The HEAT is on
During a three-week test period, the autonomous minibus built by IAV and partners that goes by the project name of HEAT (Hamburg Electric Autonomous Transportation) was put through its paces on public roads in the city of Hamburg. All expectations in terms of performance and safety were fulfilled in the course of the test. At the moment, the vehicle is being prepared for the next stage: in February, it is to operate in a larger area at higher speed.
During the first three weeks of August, HEAT was put through its paces in Hamburg’s HafenCity at speeds of up to max. 15 kilometers per hour. “We had to comply with a defined small circuit round a block of houses as we have to apply for a permit for autonomous driving on specific route sections”, reports Veit Lemke, Executive Project Manager at IAV and HEAT project leader.
The minibus receives data not only from its own onboard sensors but also from the surrounding infrastructure: radar and lidar sensors had been fitted to roadside masts by project partner Siemens for wireless transmission of the measured values to the vehicle. “This gave HEAT a better idea of what to expect at upcoming junctions, in order to adapt the driving strategy accordingly”, explains Lemke.
A vehicle attendant was on board at all times during this early test phase and could have triggered an emergency stop at any time to bring the vehicle to a standstill. HEAT’s passengers consisted of development engineers from IAV, tasked with monitoring the technical systems as well as drawing conclusions from how the vehicle performed for subsequent journeys and for the next development stage.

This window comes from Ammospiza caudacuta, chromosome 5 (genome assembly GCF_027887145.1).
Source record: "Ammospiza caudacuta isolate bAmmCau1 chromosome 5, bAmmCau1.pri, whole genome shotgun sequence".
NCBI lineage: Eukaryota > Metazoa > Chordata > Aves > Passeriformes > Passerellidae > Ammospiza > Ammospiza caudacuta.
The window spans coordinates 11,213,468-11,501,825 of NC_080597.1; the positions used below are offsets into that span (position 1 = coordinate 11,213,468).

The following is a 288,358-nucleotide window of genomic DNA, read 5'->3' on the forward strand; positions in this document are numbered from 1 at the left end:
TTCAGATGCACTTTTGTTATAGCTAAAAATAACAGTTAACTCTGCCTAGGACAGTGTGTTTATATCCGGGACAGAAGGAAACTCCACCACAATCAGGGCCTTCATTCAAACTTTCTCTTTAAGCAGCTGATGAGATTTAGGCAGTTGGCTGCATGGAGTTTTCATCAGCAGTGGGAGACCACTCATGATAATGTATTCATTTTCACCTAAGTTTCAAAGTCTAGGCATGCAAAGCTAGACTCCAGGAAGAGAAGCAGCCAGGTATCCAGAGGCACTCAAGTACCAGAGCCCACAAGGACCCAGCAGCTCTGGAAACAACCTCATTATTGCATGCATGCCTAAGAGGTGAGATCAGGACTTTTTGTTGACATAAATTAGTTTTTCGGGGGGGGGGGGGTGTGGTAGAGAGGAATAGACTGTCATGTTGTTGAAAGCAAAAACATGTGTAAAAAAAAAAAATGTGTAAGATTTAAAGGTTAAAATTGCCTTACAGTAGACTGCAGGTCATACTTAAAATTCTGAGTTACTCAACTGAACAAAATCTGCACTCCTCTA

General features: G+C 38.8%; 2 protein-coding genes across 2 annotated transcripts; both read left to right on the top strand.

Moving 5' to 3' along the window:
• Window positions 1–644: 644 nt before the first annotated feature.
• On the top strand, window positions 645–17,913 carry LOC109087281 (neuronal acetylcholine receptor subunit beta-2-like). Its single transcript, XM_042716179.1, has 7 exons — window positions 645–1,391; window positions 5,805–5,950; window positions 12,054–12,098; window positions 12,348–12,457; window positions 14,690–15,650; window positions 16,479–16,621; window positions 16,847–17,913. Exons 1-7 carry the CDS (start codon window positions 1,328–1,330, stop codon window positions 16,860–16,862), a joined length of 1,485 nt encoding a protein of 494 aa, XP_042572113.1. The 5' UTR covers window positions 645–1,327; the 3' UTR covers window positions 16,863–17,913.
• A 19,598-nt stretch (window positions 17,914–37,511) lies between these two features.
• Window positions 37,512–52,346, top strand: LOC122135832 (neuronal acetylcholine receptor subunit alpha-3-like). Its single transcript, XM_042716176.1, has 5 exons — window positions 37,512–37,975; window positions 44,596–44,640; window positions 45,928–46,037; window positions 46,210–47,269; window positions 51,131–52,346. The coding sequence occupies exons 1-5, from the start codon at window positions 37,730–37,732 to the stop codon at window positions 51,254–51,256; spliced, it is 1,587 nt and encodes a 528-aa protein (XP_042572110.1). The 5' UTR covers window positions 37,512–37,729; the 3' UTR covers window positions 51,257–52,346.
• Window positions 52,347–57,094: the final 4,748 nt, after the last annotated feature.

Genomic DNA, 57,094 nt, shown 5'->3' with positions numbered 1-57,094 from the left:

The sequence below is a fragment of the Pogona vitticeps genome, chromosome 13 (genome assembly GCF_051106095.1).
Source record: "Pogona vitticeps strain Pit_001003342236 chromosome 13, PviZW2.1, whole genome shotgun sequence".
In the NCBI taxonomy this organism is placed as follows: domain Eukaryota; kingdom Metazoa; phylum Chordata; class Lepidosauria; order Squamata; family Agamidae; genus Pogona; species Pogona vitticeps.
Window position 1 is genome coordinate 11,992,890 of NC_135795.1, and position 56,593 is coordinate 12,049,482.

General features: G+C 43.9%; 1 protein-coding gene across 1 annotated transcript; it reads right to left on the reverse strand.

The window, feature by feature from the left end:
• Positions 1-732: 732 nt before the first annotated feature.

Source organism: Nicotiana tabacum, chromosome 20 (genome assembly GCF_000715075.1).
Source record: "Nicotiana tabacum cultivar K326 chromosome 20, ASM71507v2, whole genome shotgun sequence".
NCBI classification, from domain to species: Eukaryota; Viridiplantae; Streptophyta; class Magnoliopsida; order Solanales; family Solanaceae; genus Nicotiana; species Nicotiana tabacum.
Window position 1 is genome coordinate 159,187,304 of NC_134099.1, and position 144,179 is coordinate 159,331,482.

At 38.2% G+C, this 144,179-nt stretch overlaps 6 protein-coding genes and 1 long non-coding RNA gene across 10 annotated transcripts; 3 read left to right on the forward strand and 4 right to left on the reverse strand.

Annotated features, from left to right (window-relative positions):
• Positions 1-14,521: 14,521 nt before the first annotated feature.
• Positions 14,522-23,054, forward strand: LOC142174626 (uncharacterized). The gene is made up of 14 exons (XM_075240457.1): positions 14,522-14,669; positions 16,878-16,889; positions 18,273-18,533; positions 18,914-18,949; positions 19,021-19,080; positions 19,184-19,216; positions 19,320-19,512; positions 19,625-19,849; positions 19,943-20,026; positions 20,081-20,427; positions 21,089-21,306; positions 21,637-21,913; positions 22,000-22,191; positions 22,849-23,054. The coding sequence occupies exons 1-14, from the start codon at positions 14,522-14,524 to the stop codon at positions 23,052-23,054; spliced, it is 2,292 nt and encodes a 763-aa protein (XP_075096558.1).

“All those on the demonstration journeys were surprised at how unusual it is to ride in an autonomous vehicle, and were also amazed at all the meticulous care that had gone into the entire development”, reports Stefan Schmidt, Executive Vice President of the Project Management Office at IAV. “But we all felt completely safe after next-to-no time, and all the more determined to make the project a success.”
Many lessons learned in a dynamic setting
The experiences gained will also have a contribution to make. “The test has taught us a great deal in a highly dynamic setting”, says Lemke. “Apart from the fact that this was a densely built-up area, other challenges included the many road users who didn’t always abide by the rules of the road, including fast, flexible e-scooters.” The minibus was fitted with video cameras to register as many of these traffic situations as possible.
The recordings are now being used in simulations for further improvements to HEAT’s autonomous driving functions. All personal data such as registration plates and faces are rendered unrecognizable for privacy reasons. Autonomous driving depends on precise positioning of the vehicle.
“We need accuracy of 15 centimeters, so that GPS alone is not adequate”
— Executive Project Manager at IAV and HEAT project leader
“During the three-week test, we recorded a high-resolution map of the area to include the position of landmarks such as road signs or hard shoulders.”
At the moment, IAV is preparing the HEAT minibus for the next test phase. In February 2020 the plan is for it to operate in a larger area at speeds of up to maximum 25 kilometers per hour. In addition to the necessary software updates, new components will also be added for this purpose: “For example, an improved joystick by our partner Schaeffler Paravan Technologies (SPT) will be fitted for manual driving”, says Lemke.
“Up to now, we had no possibility of manually evading a hazard situation and had to revert to an emergency stop. In future, the vehicle attendant can intervene in the steering even in automated mode.” Specially trained passengers will be taken on board HEAT for the first time during the next test phase. Every time the vehicle is upgraded, it has to be inspected again by the technical inspection company Dekra, with renewed approval necessary from the authorities. Only then is HEAT allowed back on the roads, fitted with a regular registration plate.